Holy Ghosts win Williams John Donovan Memorial

Behind the Directors’ Cup, the John Donovan Memorial Trophy is the most coveted trophy in all of College athletics. Held in high regard throughout the northeast, this trophy is awarded each year to the winner of the Williams-hosted tournament. Usually well attended by young and old alike, this year, the tournament fell on the same weekend as a major holiday, forcing the usual alumni contingency to stay at home and appeal to a higher authority than the WRFC.

In the first game of the day, the blearly-eyed White Dawgs fought their way through the haze of morning to battle the formidable RPI Rodents. Both teams started off a little slowly, but it was clear that the Dawgs were the more powerful squad. Scurrying and back-peddling under the larger mass of the Williams scrum, the Rodent’s scrum found themselves on their heels for most of the game.

The scrummies’ dominance allowed for a clean pull of the ball out to the three quarters line and gave the ready linies a chance to show off their skills. Inspiring performances on line plays like the “shark” and the double-skip by Galen “Gershwin” Thorp ’04 and Dennis “The Menace” Imonje ’05 exploited the weaknesses in the Rodent line.

Though the Holy Ghosts of Trinity were a favorite to win the tournament. In a form that has been too typical this year, the Dawgs came out looking like zombies and were punished by a first minute try by the Ghosts. The Ghosts’ play was hard to nail down, allowing them to score again before the half was over. After swigging some Gatorade and chomping some Scooby-snacks, the Dawgs came out supercharged in the second.

Strong scrum play by Justin “Just-In” Reliford ’03 and Tom “Sudsy” Kramer ’03 brought the game within five points. Simon “Medical Purposes” Maloy ’03 was forced to exit the game with the inevitable onset of chronic hamstring pain and nicotine craving.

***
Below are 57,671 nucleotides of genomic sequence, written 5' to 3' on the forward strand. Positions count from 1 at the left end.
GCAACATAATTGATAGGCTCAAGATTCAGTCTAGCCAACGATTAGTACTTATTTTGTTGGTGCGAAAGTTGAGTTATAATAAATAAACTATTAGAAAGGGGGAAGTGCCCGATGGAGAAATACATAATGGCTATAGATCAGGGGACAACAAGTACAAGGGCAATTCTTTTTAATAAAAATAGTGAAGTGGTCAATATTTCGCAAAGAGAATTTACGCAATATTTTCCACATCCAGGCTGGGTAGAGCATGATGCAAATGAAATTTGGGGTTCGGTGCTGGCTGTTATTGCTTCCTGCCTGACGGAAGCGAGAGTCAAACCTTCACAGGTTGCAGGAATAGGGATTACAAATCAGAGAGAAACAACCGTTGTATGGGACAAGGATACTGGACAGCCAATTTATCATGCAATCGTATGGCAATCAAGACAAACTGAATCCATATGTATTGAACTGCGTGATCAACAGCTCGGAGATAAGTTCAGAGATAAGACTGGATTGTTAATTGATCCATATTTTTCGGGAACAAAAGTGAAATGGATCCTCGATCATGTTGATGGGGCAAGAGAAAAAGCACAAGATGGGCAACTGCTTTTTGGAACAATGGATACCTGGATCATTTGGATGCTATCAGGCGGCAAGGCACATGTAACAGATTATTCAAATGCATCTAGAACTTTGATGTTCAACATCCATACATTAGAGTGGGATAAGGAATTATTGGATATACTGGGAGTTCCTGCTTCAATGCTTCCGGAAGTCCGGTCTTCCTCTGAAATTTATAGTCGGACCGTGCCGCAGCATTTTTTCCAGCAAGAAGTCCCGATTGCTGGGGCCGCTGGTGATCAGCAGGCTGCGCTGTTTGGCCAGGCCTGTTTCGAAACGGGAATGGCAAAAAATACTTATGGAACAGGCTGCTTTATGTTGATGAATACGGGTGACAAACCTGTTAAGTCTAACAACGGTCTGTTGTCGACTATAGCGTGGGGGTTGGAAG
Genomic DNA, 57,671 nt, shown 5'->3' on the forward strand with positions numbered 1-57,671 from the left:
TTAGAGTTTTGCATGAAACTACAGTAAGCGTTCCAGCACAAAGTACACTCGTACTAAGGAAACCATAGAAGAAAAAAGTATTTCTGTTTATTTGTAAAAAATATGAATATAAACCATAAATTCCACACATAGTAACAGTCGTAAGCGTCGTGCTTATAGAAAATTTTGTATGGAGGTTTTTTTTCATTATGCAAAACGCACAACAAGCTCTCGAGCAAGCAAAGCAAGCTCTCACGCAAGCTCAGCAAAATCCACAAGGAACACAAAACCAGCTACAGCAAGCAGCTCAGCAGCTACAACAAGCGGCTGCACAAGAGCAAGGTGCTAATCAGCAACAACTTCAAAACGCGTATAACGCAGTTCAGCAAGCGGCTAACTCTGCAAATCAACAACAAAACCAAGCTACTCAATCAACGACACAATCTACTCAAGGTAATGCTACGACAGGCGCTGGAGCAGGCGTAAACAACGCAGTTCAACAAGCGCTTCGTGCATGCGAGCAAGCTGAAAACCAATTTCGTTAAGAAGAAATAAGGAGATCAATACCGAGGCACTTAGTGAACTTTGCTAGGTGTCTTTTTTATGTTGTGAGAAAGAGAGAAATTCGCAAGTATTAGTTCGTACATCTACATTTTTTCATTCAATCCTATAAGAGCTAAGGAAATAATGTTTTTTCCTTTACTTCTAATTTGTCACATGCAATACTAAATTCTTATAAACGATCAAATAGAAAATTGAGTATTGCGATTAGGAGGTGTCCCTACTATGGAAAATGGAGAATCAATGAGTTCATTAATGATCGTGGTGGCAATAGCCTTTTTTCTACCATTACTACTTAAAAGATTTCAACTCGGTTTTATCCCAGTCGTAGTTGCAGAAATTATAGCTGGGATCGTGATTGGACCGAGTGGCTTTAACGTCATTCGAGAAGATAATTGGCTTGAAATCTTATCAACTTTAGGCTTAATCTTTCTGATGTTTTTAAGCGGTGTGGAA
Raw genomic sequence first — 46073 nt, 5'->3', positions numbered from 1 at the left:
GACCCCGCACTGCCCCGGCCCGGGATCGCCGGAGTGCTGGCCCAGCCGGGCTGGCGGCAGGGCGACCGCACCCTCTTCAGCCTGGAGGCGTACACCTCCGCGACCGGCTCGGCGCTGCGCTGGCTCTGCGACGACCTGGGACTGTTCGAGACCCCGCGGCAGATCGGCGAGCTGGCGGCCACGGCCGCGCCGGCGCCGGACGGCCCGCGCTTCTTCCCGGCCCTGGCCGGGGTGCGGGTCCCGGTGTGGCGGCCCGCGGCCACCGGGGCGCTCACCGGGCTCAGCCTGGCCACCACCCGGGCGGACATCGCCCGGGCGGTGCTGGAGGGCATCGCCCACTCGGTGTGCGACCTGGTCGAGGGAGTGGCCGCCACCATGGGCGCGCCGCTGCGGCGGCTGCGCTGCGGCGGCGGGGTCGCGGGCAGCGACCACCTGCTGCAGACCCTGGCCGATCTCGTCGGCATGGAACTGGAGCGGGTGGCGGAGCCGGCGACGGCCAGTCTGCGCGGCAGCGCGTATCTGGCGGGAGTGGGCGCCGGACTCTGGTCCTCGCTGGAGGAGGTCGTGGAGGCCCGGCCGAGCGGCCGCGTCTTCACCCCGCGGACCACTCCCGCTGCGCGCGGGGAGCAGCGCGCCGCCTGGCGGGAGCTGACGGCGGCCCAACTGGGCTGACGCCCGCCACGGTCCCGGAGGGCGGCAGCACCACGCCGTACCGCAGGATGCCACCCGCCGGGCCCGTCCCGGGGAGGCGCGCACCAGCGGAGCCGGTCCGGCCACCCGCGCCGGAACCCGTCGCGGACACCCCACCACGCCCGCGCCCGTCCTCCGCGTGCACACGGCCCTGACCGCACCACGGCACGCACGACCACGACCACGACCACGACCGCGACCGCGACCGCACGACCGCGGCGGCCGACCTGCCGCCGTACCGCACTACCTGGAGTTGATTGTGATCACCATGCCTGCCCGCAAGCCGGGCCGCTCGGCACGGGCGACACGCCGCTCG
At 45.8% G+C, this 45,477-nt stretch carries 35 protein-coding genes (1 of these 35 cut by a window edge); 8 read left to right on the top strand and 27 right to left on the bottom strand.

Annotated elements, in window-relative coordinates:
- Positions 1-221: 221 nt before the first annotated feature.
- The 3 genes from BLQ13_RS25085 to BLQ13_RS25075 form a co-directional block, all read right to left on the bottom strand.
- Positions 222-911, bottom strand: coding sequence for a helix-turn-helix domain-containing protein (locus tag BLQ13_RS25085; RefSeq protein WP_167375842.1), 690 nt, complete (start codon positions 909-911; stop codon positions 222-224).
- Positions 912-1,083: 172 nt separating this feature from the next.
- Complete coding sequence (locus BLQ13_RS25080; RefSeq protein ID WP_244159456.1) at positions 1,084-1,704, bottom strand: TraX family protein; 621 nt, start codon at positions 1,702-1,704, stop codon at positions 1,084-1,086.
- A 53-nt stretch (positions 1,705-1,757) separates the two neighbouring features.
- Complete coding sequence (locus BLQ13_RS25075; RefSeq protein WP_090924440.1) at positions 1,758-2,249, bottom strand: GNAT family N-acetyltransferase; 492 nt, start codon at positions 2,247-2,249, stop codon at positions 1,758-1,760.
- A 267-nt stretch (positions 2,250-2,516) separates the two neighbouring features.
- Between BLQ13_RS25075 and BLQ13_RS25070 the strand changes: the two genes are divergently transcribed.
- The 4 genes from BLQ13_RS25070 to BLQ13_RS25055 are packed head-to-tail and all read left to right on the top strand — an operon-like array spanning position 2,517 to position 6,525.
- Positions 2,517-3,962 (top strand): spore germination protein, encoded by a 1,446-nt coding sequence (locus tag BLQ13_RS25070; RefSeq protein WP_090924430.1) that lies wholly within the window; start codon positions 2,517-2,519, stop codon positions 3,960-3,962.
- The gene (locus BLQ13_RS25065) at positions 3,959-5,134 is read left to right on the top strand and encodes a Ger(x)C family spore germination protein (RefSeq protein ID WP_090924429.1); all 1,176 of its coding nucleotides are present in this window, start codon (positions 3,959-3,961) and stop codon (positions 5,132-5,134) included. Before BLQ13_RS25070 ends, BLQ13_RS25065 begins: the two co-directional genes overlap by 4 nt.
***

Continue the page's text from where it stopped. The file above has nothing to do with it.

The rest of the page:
With four minutes and about a score of seconds left in the game, the White Dawgs realized that something had to be done. As if sucked through a tube, the White Dawg suddenly advanced from their own 22-yard line to within five meters in under a minute.

With complete disregard for their physical health, the burly Dawgs took turns to grab, then twist and turn the ball ever closer to try line. No less than three times did the White Dawgs come within a hair’s breadth of the goal before being repelled by the Ghosts. Threatened by the Dawgs’ subatomic distance to the try zone, the Ghosts betrayed the nature of the game committing an egregious foul just as the game clock sounded its final bong, effectively ending the Dawgs’ quest for resurrection. As Zak “Lego Maniac” Haviland ’04 put it, “Fear not my children, we shall riseth again before thee.”

The final game of the day was between the White Dawgs and the Bowdoin Barnacles. With a notorious record of latching onto attacking players and coaches, the Barnacles have earned a reputation in Maine as a team to avoid when docked. The teams proved to be quite evenly matched, but the quality of the sport the shabbiest of the day. Exhausted from a hot day of competition, members of both sides dragged their feet or stood, cotton-mouthed, near the sideline grasping for water.

At halftime, Williams Coach Bruce Stephenson attempted to rally the weary Dawgs with a story about the time he and four teammates came together for a meal and created, Voltron-style, an ultra-mega-zord which was able to traverse the entire length of the field (and space and time) without being challenged. Unfortunately, this and other true stories were lost on the Dawgs.

In the second, Bowdoin found its strength in fresh legs and lungs, particularly in Easter Island pre-frosh Adam “Koko” Feit ’07, eventually overtaking the White Dawgs 21-14 in the second half. Exhausted, both teams were happy to pack up what little nugget of strength remained and call it a day.

When the game was over and the smoke had cleared, Trinity had won the day. All four teams gathered in the center of pitch to honor the memory of John Donovan and learn about the history of the tournament. As Ice Cube says, “it was a good day.”

However, as in love and war, the JD tournament is a game that everybody wins. The Berkshire Alliance for the Mentally Ill received hundreds of dollars in entrance fees, the Trinity team won the trophy and the Williams boys showed the perseverance needed to defeat Amherst in two weeks. Don’t tune out because next week the White Dawgs travel to Islip Airport to compete in the Beast of the East tournament.